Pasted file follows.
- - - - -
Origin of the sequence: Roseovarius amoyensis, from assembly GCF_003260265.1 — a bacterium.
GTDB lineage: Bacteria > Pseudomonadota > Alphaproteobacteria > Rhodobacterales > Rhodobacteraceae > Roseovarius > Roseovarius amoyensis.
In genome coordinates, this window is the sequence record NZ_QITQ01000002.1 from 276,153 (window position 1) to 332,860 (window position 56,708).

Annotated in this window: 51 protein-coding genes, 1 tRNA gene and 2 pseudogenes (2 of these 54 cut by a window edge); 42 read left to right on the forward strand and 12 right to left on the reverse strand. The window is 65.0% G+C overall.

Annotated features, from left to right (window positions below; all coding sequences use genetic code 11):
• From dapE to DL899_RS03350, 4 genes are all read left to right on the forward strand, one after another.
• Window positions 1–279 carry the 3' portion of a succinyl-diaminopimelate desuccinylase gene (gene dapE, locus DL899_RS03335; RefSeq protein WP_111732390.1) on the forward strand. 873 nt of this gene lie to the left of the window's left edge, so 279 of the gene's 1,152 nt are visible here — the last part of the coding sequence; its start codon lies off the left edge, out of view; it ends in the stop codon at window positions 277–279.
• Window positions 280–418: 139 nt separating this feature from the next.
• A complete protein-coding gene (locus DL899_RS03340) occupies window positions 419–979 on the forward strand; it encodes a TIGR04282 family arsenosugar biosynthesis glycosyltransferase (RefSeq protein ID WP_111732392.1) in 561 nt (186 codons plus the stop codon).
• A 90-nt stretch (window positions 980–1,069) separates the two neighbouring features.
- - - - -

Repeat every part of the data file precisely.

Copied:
Origin of the sequence: Roseovarius amoyensis, from assembly GCF_003260265.1 — a bacterium.
GTDB lineage: Bacteria > Pseudomonadota > Alphaproteobacteria > Rhodobacterales > Rhodobacteraceae > Roseovarius > Roseovarius amoyensis.
In genome coordinates, this window is the sequence record NZ_QITQ01000002.1 from 276,153 (window position 1) to 332,860 (window position 56,708).

Annotated in this window: 51 protein-coding genes, 1 tRNA gene and 2 pseudogenes (2 of these 54 cut by a window edge); 42 read left to right on the forward strand and 12 right to left on the reverse strand. The window is 65.0% G+C overall.

Annotated features, from left to right (window positions below; all coding sequences use genetic code 11):
• From dapE to DL899_RS03350, 4 genes are all read left to right on the forward strand, one after another.
• Window positions 1–279 carry the 3' portion of a succinyl-diaminopimelate desuccinylase gene (gene dapE, locus DL899_RS03335; RefSeq protein WP_111732390.1) on the forward strand. 873 nt of this gene lie to the left of the window's left edge, so 279 of the gene's 1,152 nt are visible here — the last part of the coding sequence; its start codon lies off the left edge, out of view; it ends in the stop codon at window positions 277–279.
• Window positions 280–418: 139 nt separating this feature from the next.
• A complete protein-coding gene (locus DL899_RS03340) occupies window positions 419–979 on the forward strand; it encodes a TIGR04282 family arsenosugar biosynthesis glycosyltransferase (RefSeq protein ID WP_111732392.1) in 561 nt (186 codons plus the stop codon).
• A 90-nt stretch (window positions 980–1,069) separates the two neighbouring features.